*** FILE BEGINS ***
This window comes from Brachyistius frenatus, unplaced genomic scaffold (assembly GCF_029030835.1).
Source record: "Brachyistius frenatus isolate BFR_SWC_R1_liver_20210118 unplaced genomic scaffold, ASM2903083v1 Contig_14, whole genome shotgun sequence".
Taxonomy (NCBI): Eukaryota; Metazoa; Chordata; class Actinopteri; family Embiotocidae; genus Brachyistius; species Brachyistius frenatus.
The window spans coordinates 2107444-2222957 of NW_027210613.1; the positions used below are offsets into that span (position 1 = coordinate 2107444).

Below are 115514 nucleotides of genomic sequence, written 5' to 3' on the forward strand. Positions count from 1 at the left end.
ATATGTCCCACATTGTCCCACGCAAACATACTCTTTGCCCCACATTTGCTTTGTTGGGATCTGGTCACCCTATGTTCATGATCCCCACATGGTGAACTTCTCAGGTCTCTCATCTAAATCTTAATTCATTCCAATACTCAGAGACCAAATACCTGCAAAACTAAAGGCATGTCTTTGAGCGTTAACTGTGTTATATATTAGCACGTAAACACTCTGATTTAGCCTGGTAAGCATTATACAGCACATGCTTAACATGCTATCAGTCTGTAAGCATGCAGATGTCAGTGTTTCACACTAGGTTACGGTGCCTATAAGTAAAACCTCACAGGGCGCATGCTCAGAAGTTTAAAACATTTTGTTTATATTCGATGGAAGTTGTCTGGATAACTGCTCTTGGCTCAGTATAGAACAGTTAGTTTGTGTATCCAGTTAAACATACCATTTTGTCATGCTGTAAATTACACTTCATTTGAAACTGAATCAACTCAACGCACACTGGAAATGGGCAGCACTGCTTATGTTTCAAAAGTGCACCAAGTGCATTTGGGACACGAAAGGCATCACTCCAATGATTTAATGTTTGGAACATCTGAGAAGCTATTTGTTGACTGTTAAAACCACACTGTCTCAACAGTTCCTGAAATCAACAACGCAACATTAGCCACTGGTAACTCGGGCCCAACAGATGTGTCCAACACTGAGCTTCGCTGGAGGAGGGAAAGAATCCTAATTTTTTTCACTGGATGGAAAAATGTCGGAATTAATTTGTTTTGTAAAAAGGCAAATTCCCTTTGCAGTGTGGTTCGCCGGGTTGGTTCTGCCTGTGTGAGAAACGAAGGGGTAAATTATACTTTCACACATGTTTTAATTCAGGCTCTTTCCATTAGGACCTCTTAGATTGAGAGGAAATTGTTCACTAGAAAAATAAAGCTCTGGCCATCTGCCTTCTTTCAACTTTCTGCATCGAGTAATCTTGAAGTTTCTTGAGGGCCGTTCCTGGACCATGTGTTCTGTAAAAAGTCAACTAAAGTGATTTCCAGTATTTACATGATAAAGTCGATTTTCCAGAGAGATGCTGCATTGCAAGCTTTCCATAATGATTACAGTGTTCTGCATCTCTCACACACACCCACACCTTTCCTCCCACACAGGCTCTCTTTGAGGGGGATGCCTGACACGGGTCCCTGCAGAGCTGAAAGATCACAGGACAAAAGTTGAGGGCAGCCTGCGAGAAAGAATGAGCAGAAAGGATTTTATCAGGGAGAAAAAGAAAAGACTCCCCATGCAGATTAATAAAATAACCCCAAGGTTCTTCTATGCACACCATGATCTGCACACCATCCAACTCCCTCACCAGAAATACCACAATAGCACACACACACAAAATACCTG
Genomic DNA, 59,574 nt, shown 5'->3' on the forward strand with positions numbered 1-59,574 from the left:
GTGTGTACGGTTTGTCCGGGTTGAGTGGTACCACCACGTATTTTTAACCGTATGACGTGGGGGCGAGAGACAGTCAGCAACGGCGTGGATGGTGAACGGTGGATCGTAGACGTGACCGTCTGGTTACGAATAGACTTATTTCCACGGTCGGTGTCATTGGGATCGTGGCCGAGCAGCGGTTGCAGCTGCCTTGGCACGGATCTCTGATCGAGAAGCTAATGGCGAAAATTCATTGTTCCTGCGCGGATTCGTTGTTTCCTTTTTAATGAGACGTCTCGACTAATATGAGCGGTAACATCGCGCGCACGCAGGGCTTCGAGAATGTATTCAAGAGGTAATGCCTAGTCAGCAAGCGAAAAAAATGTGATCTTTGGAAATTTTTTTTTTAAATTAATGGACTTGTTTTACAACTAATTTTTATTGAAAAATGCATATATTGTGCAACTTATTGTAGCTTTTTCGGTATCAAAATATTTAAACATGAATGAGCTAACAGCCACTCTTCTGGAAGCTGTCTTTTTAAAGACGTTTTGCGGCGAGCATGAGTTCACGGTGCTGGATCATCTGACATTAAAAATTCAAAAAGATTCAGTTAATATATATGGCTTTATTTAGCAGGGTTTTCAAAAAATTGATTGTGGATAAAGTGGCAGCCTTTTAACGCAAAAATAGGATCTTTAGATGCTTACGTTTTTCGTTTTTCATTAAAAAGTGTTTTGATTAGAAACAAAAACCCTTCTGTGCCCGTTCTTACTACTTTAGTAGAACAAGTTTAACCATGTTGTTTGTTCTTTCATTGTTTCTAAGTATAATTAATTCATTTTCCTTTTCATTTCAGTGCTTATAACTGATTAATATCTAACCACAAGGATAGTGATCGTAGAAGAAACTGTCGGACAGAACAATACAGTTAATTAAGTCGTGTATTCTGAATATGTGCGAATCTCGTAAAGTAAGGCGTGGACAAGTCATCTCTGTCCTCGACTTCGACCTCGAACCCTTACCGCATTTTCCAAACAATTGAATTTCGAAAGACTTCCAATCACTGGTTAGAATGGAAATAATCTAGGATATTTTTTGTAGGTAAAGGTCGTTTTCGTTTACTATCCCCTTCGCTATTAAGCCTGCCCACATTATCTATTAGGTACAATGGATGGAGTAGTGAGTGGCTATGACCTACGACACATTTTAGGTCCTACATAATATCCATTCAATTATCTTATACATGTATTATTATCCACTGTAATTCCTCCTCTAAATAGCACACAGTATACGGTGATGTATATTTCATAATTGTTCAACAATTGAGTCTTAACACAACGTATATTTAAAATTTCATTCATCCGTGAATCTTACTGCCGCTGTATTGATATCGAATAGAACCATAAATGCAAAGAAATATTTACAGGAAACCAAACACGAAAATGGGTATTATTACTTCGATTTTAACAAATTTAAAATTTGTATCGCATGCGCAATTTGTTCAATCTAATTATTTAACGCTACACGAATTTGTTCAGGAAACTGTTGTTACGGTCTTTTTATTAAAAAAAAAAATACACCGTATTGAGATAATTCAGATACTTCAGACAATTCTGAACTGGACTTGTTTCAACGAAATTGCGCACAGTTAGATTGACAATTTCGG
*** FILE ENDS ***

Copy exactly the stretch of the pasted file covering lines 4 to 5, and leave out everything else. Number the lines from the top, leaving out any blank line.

The window spans coordinates 2107444-2222957 of NW_027210613.1; the positions used below are offsets into that span (position 1 = coordinate 2107444).

Below are 115514 nucleotides of genomic sequence, written 5' to 3' on the forward strand. Positions count from 1 at the left end.